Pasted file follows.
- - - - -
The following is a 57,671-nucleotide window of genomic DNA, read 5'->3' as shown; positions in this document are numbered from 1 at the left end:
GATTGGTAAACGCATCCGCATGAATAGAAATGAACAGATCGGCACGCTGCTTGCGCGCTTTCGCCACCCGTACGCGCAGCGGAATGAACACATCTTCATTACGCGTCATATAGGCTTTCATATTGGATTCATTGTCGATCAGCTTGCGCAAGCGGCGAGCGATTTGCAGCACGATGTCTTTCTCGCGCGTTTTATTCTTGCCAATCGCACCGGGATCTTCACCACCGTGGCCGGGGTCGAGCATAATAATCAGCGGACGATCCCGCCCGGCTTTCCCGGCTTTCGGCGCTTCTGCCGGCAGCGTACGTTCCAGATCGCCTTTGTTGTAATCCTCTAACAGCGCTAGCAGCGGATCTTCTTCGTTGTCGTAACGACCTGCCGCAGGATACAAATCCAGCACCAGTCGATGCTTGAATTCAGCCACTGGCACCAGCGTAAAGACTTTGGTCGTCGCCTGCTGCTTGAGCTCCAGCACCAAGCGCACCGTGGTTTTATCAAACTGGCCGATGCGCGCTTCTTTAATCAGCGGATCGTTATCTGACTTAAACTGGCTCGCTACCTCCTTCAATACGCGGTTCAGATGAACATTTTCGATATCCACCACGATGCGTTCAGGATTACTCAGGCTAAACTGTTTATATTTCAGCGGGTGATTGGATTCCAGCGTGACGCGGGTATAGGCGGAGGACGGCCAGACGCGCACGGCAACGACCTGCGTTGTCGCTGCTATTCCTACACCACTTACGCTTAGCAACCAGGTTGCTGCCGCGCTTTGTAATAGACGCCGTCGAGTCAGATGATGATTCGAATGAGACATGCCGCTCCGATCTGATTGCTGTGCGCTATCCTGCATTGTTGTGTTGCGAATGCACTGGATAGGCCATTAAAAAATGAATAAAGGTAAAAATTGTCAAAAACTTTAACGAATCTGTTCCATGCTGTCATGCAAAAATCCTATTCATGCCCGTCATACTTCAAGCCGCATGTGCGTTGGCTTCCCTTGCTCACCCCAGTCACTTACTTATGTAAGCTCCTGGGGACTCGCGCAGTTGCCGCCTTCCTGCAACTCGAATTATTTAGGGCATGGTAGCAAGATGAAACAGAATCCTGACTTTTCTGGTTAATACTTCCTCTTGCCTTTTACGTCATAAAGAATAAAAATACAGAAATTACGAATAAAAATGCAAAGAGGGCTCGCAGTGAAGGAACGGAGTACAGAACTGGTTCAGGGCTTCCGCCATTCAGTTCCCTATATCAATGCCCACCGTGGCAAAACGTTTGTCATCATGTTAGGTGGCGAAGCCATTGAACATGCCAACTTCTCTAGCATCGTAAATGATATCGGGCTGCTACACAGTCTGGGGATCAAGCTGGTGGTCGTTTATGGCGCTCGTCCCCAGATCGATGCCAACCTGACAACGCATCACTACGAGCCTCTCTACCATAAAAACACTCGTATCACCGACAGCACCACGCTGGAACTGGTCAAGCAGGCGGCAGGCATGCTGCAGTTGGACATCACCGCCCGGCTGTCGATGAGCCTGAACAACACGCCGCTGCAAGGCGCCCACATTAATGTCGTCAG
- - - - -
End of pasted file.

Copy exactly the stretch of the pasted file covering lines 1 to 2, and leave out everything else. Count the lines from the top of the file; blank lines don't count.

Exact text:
The following is a 57,671-nucleotide window of genomic DNA, read 5'->3' as shown; positions in this document are numbered from 1 at the left end:
GATTGGTAAACGCATCCGCATGAATAGAAATGAACAGATCGGCACGCTGCTTGCGCGCTTTCGCCACCCGTACGCGCAGCGGAATGAACACATCTTCATTACGCGTCATATAGGCTTTCATATTGGATTCATTGTCGATCAGCTTGCGCAAGCGGCGAGCGATTTGCAGCACGATGTCTTTCTCGCGCGTTTTATTCTTGCCAATCGCACCGGGATCTTCACCACCGTGGCCGGGGTCGAGCATAATAATCAGCGGACGATCCCGCCCGGCTTTCCCGGCTTTCGGCGCTTCTGCCGGCAGCGTACGTTCCAGATCGCCTTTGTTGTAATCCTCTAACAGCGCTAGCAGCGGATCTTCTTCGTTGTCGTAACGACCTGCCGCAGGATACAAATCCAGCACCAGTCGATGCTTGAATTCAGCCACTGGCACCAGCGTAAAGACTTTGGTCGTCGCCTGCTGCTTGAGCTCCAGCACCAAGCGCACCGTGGTTTTATCAAACTGGCCGATGCGCGCTTCTTTAATCAGCGGATCGTTATCTGACTTAAACTGGCTCGCTACCTCCTTCAATACGCGGTTCAGATGAACATTTTCGATATCCACCACGATGCGTTCAGGATTACTCAGGCTAAACTGTTTATATTTCAGCGGGTGATTGGATTCCAGCGTGACGCGGGTATAGGCGGAGGACGGCCAGACGCGCACGGCAACGACCTGCGTTGTCGCTGCTATTCCTACACCACTTACGCTTAGCAACCAGGTTGCTGCCGCGCTTTGTAATAGACGCCGTCGAGTCAGATGATGATTCGAATGAGACATGCCGCTCCGATCTGATTGCTGTGCGCTATCCTGCATTGTTGTGTTGCGAATGCACTGGATAGGCCATTAAAAAATGAATAAAGGTAAAAATTGTCAAAAACTTTAACGAATCTGTTCCATGCTGTCATGCAAAAATCCTATTCATGCCCGTCATACTTCAAGCCGCATGTGCGTTGGCTTCCCTTGCTCACCCCAGTCACTTACTTATGTAAGCTCCTGGGGACTCGCGCAGTTGCCGCCTTCCTGCAACTCGAATTATTTAGGGCATGGTAGCAAGATGAAACAGAATCCTGACTTTTCTGGTTAATACTTCCTCTTGCCTTTTACGTCATAAAGAATAAAAATACAGAAATTACGAATAAAAATGCAAAGAGGGCTCGCAGTGAAGGAACGGAGTACAGAACTGGTTCAGGGCTTCCGCCATTCAGTTCCCTATATCAATGCCCACCGTGGCAAAACGTTTGTCATCATGTTAGGTGGCGAAGCCATTGAACATGCCAACTTCTCTAGCATCGTAAATGATATCGGGCTGCTACACAGTCTGGGGATCAAGCTGGTGGTCGTTTATGGCGCTCGTCCCCAGATCGATGCCAACCTGACAACGCATCACTACGAGCCTCTCTACCATAAAAACACTCGTATCACCGACAGCACCACGCTGGAACTGGTCAAGCAGGCGGCAGGCATGCTGCAGTTGGACATCACCGCCCGGCTGTCGATGAGCCTGAACAACACGCCGCTGCAAGGCGCCCACATTAATGTCGTCAG